"When asked about his feelings for his father's killers or what should happen to them, in the only recount I ever heard, all he said was, 'My father is dead. That's all I care about.'"

In rereading Crutcher's autobiography I continue to be moved by Michael's response. I'm so touched by it that one day I'm going to make a point of giving Michael a big long hug.

It actually won't be "one day" since, according to Billy Bartholomew, there is no "time" where he now exists. Billy is the dead teenaged narrator of Chris Crutcher?s new novel THE SLEDDING HILL. And according to Billy Bartholomew, once me 'n Number 23 are both history I'll be able to hook up with Michael or anyone else who has come and "gone."

Life on Earth, as Billy explains it from his beyond-this-world perspective, is but a game, the Earthgame. Once you get to where he is, you "travel at the speed of imagination" and "laugh in wonder at all the crazy considerations you had while playing the Earthgame because you were so focused you thought things were important."

Nor are there emotions after death, Billy explains, other than a "pure joy of knowledge--and a sense of coming home."

What to many readers will be Billy's most shocking revelation from beyond the grave is that everyone who dies ends up IN THE SAME PLACE! That means me and James Dobson, Tucker Carlson, and Bull Conner are all going to get to spend eternity sharing the same celestial real estate with (formerly) practicing homosexuals and hippies, independent film makers, blasphemers, Bin Ladens, black people, and banned book authors.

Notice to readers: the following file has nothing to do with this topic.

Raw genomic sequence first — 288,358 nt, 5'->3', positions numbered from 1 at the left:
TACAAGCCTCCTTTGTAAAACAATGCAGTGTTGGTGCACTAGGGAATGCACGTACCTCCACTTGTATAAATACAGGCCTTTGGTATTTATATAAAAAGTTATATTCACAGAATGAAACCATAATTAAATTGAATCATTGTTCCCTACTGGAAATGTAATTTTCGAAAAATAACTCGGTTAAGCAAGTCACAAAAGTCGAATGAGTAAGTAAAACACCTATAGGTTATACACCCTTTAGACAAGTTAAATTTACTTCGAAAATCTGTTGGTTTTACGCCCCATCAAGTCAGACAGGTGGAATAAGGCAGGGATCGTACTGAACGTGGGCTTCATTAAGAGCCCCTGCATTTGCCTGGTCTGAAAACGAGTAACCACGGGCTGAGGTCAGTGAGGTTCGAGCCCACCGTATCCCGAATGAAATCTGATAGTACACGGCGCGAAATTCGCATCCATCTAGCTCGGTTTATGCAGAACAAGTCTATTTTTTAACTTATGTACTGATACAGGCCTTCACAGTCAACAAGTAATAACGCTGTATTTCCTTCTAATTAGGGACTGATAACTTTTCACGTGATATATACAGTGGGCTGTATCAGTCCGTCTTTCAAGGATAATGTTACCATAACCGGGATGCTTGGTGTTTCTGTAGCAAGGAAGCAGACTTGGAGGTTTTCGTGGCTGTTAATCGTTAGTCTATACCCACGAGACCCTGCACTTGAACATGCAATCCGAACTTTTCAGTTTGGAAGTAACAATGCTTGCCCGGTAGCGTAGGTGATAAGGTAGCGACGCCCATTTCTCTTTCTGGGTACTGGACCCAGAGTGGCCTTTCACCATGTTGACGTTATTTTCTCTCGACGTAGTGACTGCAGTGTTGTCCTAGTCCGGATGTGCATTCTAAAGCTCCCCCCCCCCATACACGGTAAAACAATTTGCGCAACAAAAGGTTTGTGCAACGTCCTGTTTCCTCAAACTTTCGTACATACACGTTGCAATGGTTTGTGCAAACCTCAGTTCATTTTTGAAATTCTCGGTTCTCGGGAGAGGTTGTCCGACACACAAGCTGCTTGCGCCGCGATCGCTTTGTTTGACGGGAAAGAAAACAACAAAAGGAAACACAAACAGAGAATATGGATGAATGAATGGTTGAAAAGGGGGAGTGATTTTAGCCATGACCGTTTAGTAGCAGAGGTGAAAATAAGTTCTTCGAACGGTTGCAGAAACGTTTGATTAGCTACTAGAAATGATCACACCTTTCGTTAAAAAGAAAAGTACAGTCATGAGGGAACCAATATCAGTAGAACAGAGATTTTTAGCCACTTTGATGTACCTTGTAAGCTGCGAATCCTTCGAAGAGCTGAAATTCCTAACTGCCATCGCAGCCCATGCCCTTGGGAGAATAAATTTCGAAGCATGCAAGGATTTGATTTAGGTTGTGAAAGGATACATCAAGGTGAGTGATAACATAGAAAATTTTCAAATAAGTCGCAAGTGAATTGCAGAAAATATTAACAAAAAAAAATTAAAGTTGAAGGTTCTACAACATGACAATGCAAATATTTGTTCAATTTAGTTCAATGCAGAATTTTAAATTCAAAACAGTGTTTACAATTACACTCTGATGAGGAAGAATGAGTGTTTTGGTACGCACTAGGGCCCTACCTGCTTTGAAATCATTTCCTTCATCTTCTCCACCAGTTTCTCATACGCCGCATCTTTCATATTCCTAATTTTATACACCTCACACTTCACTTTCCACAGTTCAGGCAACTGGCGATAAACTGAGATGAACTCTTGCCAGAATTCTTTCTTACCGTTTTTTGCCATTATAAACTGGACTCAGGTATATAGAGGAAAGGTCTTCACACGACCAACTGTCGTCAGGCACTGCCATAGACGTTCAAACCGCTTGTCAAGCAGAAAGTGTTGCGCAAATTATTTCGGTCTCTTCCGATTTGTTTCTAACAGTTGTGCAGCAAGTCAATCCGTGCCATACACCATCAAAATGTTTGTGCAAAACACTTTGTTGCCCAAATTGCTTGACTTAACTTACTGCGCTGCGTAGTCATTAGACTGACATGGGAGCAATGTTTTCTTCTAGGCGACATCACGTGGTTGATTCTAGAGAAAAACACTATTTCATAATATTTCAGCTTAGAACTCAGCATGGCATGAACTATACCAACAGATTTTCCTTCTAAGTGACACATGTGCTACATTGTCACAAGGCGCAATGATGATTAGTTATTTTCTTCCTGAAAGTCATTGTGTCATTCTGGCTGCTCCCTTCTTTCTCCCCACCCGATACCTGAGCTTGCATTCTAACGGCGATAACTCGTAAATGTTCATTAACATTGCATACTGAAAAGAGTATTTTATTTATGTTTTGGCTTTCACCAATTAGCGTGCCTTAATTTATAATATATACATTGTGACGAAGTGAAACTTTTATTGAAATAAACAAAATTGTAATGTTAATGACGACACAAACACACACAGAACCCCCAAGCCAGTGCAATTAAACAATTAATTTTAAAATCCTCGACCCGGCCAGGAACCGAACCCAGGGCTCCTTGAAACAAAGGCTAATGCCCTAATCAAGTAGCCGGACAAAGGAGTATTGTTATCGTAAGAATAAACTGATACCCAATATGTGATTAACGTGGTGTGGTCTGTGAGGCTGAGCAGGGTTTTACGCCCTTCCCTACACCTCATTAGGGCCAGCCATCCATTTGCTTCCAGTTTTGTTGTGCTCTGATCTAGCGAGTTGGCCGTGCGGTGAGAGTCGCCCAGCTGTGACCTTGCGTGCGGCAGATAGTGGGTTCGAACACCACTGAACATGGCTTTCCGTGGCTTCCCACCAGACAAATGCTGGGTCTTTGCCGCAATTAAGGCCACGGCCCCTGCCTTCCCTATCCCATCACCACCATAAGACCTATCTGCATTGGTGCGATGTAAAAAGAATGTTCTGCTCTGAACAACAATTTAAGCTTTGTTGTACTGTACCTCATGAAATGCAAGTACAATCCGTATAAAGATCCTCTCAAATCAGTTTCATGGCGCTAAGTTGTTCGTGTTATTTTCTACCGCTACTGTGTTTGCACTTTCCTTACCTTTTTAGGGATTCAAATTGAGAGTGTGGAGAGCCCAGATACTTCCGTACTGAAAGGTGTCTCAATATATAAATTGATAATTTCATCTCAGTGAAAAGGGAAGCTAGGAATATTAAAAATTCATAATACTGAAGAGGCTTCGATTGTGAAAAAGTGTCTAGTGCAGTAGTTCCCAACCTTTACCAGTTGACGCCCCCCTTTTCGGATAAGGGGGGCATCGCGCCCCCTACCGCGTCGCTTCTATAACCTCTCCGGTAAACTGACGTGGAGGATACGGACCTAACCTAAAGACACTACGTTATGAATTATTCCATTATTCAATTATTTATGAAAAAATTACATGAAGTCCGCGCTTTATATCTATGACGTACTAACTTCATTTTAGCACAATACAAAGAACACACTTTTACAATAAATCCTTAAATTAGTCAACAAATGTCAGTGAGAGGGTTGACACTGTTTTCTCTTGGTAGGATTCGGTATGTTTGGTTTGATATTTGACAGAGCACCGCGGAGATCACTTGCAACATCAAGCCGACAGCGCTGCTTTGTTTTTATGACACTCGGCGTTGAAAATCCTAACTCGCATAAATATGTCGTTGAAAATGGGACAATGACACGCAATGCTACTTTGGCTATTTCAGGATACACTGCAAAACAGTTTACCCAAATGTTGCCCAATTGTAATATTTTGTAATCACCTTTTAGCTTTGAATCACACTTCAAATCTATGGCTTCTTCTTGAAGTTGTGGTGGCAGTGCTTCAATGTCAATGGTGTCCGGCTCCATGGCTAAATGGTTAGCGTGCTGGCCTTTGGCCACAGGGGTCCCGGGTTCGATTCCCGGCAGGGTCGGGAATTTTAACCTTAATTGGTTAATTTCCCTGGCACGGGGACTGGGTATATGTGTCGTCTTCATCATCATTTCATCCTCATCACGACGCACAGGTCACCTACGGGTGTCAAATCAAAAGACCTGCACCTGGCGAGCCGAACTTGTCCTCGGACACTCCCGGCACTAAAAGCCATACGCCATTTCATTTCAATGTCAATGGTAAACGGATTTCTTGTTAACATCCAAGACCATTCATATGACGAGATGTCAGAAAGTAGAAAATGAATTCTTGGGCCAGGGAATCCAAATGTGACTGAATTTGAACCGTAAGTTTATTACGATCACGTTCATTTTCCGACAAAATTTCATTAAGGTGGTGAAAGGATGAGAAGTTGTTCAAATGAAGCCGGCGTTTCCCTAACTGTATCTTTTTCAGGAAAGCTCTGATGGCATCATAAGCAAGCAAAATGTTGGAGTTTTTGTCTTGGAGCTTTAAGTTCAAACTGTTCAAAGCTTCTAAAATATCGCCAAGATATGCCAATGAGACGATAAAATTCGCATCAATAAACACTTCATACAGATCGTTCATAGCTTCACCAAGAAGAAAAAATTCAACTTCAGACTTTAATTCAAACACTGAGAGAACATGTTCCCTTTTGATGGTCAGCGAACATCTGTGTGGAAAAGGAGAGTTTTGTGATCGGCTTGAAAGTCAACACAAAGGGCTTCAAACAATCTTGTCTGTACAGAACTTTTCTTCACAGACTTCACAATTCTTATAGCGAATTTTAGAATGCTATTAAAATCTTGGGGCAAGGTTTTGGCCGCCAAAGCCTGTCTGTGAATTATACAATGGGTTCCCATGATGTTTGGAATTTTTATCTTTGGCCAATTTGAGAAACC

Chris Crutcher is a runner, as are so many of the characters he's created over the years. Crutcher's been spending a lot of his time lately running around the country defending his good name and his great books which are being challenged so frequently that you've got to figure there?s some serious hit list out there making its way to right-wing pulpits around the country.

Of course, there's supposed to be a separation of Church and State, at least in theory. That wasn't the reality when it came to Crutcher's own childhood experiences--as he recounted in KING OF THE MILD FRONTIER--and it sure doesn't seem to be the case today if you?ve paid attention to as many recent articles about book bannings as I have.

Many of the childhood stories of religion and death that Crutcher includes in his autobiography find their way into the plot of THE SLEDDING HILL. And if you've read the autobiography you realize there are going to be a bunch of huffing, puffing, scowling preachers when they start getting an earful of Billy Bartholomew.